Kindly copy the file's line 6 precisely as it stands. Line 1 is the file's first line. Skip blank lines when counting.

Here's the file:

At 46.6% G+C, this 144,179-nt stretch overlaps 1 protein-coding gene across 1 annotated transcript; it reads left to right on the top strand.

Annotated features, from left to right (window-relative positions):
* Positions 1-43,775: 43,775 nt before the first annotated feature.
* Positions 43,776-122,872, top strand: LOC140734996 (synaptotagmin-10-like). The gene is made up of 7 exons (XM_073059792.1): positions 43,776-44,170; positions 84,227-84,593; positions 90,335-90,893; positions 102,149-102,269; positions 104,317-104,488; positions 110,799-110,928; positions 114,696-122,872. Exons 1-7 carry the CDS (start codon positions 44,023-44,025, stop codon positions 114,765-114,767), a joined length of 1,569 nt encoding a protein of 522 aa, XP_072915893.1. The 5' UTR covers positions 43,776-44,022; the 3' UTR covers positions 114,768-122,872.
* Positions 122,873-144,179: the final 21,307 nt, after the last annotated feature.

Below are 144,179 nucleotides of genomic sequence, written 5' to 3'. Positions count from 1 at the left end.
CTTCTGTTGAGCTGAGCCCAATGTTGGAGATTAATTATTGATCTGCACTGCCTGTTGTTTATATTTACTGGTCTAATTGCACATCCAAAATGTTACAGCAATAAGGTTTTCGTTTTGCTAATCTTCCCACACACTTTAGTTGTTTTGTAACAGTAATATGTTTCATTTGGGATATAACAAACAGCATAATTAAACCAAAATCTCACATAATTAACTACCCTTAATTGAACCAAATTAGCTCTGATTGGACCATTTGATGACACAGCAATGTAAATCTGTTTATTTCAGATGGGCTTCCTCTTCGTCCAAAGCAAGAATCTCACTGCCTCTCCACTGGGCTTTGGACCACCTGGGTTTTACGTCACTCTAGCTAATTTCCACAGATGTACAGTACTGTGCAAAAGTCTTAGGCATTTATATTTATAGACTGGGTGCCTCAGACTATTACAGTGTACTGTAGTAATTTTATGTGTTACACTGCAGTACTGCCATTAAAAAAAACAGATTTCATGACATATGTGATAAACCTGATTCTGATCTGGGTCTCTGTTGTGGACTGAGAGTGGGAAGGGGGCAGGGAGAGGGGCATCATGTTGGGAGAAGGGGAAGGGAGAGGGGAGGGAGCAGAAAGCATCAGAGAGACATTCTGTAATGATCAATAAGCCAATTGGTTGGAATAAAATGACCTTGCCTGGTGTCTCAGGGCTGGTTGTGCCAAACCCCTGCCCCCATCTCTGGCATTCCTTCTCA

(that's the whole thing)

Below are 144,179 nucleotides of genomic sequence, written 5' to 3'. Positions count from 1 at the left end.